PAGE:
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UPDATED: January 28, 2013 NO. 5 JANUARY 31, 2013
The Hollywood Affair
The Chinese movie industry faces an increased Tinseltown threat
By Ji Jing

TO INFINITY AND BEYOND: A couple impersonate superheroes at the World Expo in Shanghai in 2010 (HOU JUN)

Furthermore, Hollywood draws in Chinese audiences by including local elements such as architecture and customs, as seen in the films Mulan and Kung Fu Panda, which were both set in China.

Hollywood's ability to appeal to global audiences through universal values has also been key to its success. Zhao Jun, General Manager of Guangdong Film Co., told China Film News that movies such as Spiderman, Transformers and Harry Porter often uphold universal values such as courage and kindness, which appeal to both children and adults.

China's problem

Many experts attribute weak domestic performance to the unfledged local industry and low film quality.

Cheng told Beijing Review that China film revenue mostly comes from ticket sales, with by-products making up only a small proportion. In Hollywood, only 30 percent of revenue actually comes from box office sales while the remaining 70 percent is drawn straight from by-products such as toys and video games, Cheng added.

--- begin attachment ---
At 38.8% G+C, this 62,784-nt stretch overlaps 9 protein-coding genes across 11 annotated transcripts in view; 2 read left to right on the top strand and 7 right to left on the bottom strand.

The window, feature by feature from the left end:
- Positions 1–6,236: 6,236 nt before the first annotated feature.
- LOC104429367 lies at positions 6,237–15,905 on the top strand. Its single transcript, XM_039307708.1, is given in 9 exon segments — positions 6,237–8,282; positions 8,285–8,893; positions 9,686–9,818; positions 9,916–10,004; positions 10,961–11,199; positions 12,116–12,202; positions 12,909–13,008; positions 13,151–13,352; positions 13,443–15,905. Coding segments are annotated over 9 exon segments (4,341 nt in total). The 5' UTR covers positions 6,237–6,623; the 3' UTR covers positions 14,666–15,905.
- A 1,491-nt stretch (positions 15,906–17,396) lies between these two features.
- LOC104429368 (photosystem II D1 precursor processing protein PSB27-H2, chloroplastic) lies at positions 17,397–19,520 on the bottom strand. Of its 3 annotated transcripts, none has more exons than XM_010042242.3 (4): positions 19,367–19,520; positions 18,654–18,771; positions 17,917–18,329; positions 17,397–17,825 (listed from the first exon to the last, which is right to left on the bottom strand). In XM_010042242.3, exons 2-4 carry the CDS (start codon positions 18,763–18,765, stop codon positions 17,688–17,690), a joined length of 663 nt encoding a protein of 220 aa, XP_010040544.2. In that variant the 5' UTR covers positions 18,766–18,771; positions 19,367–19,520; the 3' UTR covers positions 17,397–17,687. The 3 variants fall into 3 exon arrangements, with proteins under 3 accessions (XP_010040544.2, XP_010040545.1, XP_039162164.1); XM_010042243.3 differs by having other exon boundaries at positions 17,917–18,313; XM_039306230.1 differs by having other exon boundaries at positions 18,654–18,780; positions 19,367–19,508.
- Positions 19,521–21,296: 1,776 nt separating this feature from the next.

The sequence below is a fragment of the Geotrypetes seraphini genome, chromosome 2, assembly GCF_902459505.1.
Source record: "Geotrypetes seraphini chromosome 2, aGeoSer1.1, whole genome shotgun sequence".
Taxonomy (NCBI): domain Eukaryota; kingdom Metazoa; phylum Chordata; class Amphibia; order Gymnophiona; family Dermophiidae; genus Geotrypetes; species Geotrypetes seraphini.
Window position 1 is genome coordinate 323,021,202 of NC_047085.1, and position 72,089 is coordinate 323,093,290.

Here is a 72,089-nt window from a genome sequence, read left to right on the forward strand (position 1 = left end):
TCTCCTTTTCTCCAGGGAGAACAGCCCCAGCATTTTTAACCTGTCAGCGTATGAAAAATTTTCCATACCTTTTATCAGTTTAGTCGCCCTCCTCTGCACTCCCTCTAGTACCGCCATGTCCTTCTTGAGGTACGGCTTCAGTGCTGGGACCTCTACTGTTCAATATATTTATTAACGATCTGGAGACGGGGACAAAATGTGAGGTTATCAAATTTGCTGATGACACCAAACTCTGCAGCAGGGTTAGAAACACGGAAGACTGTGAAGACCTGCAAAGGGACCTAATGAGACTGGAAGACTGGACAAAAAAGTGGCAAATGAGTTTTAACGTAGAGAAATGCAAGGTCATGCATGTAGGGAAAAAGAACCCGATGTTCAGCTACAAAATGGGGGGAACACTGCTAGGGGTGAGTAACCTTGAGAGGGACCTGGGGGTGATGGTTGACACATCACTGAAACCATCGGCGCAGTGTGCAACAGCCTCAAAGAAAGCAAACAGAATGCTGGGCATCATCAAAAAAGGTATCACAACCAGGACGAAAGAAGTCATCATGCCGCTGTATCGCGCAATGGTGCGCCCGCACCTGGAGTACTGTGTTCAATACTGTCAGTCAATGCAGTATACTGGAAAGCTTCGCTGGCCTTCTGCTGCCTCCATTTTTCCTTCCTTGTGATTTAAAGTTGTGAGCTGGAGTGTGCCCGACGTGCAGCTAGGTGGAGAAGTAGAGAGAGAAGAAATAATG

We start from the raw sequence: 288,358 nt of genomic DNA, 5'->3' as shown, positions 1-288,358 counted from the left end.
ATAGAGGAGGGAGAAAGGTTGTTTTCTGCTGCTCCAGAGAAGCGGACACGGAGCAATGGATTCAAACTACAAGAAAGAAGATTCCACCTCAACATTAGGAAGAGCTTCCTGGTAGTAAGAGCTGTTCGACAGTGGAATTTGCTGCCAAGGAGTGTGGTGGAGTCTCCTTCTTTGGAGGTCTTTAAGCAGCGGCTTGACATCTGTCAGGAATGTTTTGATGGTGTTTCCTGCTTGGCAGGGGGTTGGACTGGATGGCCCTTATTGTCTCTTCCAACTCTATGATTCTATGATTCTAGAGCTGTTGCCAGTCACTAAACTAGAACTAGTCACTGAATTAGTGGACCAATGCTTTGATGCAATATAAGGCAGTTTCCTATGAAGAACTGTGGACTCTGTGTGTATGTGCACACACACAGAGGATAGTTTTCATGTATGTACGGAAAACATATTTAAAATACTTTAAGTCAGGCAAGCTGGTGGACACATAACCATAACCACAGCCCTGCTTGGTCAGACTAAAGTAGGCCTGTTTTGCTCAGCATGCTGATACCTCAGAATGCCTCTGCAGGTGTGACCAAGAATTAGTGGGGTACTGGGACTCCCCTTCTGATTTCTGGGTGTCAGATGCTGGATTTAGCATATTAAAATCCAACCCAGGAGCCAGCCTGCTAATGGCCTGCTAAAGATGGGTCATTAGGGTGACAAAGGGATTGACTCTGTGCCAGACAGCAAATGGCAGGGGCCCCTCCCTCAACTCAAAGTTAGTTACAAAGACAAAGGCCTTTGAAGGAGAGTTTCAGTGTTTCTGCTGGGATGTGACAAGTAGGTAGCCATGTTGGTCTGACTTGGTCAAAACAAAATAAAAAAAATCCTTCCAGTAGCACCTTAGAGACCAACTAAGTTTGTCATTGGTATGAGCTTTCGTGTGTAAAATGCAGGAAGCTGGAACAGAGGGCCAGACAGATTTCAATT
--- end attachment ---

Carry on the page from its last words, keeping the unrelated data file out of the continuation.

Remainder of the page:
According to the Institute for Cultural Industries of Peking University (ICIPU), box office earnings contribute more than 80 percent of domestic film revenue. Such an over-reliance on ticket sales should be addressed by developing movie-related merchandise.

Another problem is profit splitting, which largely benefits movie houses but not movie makers. In China, movie theaters receive 55 percent of box office revenues while producers receive only 43 percent.

The ICIPU study shows that film producers in America receive 60 to 65 percent of ticket sales, those in India and South Korea 60 percent and in the European Union 55 to 65 percent.

Rao Shuguang, Deputy Director of China Film Archive, wrote in People's Daily that producers form the basis of the film industry and that if their interests are not protected, development will be hindered.

Another hindrance to the domestic film industry is the steep cost of a movie ticket, which could run as high as 150 yuan ($25) for an IMAX film. Rao adds that high ticket prices push a large number of Chinese people away from cinemas.

Chinese film director Jia Zhangke says that China's strict movie censorship policies are no help either. "Ghost and gangster movies are forbidden," he explained. "However, Hollywood offers a variety of films including gangster and disaster movies. Surprisingly, they are allowed to be shown in China. I think it is unfair to local directors."

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